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Monday 19 February 2018

Officer was respected leader in every field

Tom Brady

From the time he joined the Defence Forces as a cadet in 1965, Dermot Earley was being tipped as an officer who was likely to reach the top.

He was already displaying the leadership skills that were to be the hallmark of his career.

And his progress through the ranks of the military was mirrored on the GAA playing fields throughout the country.

Around the time he joined the Cadet School in the Curragh, Co Kildare, Lt Gen Earley made his debut as a senior footballer for Roscommon.

He was to remain the kingpin of the team for 20 years until he opted to retire from inter-county games in the summer of 1985, after his beloved county was beaten by Mayo in the Connacht final.

In a rare tribute to an opposing player, the Mayo men carried Dermot shoulder high from the field, and to applause from both sets of supporters on the sidelines.

Lt Gen Earley's outstanding footballing skills were matched by his honesty and integrity, attributes that earned him the respect of comrade and foe.

Successes with Roscommon resulted in two All-Star awards, a national league medal, an All-Ireland runners-up medal and five Connacht championship medals. But he went into the history books as the greatest footballer never to win an All-Ireland.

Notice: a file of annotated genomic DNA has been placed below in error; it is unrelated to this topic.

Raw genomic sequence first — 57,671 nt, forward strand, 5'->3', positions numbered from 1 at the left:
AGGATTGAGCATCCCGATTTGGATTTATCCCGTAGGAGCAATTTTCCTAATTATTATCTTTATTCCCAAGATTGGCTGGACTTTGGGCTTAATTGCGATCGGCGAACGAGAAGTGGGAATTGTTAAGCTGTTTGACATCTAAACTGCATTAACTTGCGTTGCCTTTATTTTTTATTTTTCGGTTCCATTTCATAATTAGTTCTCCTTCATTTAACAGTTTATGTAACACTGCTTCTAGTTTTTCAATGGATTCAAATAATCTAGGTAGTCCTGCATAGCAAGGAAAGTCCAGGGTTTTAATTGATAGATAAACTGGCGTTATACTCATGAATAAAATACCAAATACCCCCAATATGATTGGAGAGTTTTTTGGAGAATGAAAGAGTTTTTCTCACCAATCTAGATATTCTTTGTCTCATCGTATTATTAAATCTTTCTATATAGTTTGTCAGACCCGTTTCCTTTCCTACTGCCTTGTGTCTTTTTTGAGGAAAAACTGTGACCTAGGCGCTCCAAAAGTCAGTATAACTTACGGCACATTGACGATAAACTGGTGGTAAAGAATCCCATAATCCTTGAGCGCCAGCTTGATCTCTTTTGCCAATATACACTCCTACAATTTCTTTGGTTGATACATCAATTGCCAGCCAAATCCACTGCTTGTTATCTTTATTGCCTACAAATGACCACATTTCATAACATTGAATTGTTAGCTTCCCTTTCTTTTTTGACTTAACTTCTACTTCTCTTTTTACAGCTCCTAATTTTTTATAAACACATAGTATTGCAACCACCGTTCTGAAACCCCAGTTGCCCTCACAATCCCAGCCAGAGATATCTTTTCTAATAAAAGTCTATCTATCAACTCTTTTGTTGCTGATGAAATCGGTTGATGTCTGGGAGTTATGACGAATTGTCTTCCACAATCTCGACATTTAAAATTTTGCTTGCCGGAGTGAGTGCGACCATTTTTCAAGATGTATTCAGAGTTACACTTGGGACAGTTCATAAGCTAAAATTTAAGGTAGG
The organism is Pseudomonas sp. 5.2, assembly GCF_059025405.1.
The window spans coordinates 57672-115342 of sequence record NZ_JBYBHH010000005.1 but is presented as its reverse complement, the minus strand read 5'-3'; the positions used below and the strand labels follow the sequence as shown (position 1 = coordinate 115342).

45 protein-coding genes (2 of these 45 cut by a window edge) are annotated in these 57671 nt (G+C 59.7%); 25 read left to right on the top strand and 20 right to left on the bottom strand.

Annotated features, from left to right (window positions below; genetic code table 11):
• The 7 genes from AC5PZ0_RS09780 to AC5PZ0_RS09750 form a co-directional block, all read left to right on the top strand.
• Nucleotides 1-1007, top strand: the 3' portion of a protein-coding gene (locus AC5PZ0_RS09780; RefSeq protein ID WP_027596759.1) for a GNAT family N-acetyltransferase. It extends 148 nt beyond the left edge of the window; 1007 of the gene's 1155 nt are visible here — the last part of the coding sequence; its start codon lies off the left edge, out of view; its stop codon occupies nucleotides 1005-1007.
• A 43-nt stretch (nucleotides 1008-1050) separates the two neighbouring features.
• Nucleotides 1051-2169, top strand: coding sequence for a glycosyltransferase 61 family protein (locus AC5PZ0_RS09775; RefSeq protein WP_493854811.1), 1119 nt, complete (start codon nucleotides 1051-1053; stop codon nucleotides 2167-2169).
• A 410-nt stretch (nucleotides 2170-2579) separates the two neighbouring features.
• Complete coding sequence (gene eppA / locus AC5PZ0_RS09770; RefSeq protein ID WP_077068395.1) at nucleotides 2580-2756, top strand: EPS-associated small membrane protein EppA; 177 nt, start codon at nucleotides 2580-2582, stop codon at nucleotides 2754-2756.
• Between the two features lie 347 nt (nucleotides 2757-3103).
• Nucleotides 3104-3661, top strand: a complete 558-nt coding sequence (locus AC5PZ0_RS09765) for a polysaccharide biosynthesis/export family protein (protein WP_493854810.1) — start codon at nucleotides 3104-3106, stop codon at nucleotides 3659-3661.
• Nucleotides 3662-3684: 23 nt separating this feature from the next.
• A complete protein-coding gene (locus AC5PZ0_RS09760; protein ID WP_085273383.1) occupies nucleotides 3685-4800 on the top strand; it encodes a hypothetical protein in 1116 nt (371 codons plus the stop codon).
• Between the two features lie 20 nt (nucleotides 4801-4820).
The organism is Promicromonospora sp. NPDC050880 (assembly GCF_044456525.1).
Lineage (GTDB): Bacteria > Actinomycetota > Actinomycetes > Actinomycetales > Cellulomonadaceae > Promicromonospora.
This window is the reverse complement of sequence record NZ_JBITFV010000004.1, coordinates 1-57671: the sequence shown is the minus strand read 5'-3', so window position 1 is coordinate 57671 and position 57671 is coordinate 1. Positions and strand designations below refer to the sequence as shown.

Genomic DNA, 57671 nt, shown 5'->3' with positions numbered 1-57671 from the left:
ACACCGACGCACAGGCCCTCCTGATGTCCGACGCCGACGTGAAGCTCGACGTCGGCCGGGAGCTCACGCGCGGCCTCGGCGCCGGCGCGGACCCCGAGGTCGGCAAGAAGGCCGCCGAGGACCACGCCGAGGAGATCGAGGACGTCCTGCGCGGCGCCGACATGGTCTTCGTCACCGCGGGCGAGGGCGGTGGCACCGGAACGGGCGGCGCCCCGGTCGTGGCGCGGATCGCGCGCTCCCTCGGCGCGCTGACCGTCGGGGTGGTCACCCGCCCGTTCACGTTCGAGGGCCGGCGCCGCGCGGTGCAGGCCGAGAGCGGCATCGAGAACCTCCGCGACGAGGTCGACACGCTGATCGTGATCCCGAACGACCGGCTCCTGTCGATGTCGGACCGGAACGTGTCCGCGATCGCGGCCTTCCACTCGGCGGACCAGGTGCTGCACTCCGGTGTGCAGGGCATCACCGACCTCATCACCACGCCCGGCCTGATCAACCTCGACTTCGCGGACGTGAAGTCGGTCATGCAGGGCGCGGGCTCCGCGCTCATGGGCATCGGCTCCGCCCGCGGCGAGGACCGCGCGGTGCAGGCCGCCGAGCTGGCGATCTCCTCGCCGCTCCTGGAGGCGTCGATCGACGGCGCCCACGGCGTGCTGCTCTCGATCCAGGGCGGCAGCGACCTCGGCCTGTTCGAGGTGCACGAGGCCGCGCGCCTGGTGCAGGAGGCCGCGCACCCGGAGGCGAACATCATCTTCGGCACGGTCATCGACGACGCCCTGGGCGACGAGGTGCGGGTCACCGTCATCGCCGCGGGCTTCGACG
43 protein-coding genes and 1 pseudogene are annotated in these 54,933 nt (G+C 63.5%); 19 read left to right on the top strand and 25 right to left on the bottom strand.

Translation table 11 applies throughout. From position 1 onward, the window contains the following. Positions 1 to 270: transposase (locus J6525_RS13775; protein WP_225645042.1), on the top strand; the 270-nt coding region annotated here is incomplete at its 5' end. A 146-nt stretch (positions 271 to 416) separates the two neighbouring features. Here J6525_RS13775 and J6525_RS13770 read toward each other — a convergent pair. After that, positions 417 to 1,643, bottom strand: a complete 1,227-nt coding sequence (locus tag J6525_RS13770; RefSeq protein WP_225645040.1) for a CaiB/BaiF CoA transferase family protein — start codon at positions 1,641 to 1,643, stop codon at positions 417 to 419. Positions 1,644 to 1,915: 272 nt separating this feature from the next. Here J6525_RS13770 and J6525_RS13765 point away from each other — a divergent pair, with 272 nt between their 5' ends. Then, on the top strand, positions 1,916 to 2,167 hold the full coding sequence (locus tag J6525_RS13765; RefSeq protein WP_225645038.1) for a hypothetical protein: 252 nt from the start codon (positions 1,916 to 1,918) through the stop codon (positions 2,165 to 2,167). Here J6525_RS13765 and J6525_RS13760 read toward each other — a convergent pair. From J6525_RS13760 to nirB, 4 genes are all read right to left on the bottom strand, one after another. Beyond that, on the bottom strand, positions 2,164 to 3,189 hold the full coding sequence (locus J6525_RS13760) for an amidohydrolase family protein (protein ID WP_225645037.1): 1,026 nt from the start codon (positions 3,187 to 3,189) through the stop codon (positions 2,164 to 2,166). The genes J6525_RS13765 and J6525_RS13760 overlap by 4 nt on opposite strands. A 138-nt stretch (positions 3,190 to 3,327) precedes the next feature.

At the same time, he was establishing himself as an outstanding soldier in a wide range of roles. He was also one of a select band chosen as the first members of the elite Army Ranger Wing.

Lt Gen Earley also had extensive overseas service, and was a father figure who led by example when the going got tough.

A soldier who served under his command on his first overseas posting said last night: "He was a great boss, with a real ability to inspire."

Lt Gen Earley's service in a variety of appointments in the Middle East was followed by a four-year term as deputy military adviser to the UN Secretary General in New York, before he took command of the Irish battalion in Lebanon.

Appointed Chief of Staff in 2007, Lt Gen Earley was popular with all ranks -- and able to listen to all sides of an argument. Shortly after his appointment, he eased fears about sending troops to Chad -- the hardest mission ever undertaken by the Defence Forces.

Some of his six children have followed in his footsteps. Son Dermot is an Army officer and a Kildare footballer, while daughter Noelle captured an All-Star award last year on the Kildare ladies' football team.

Irish Independent

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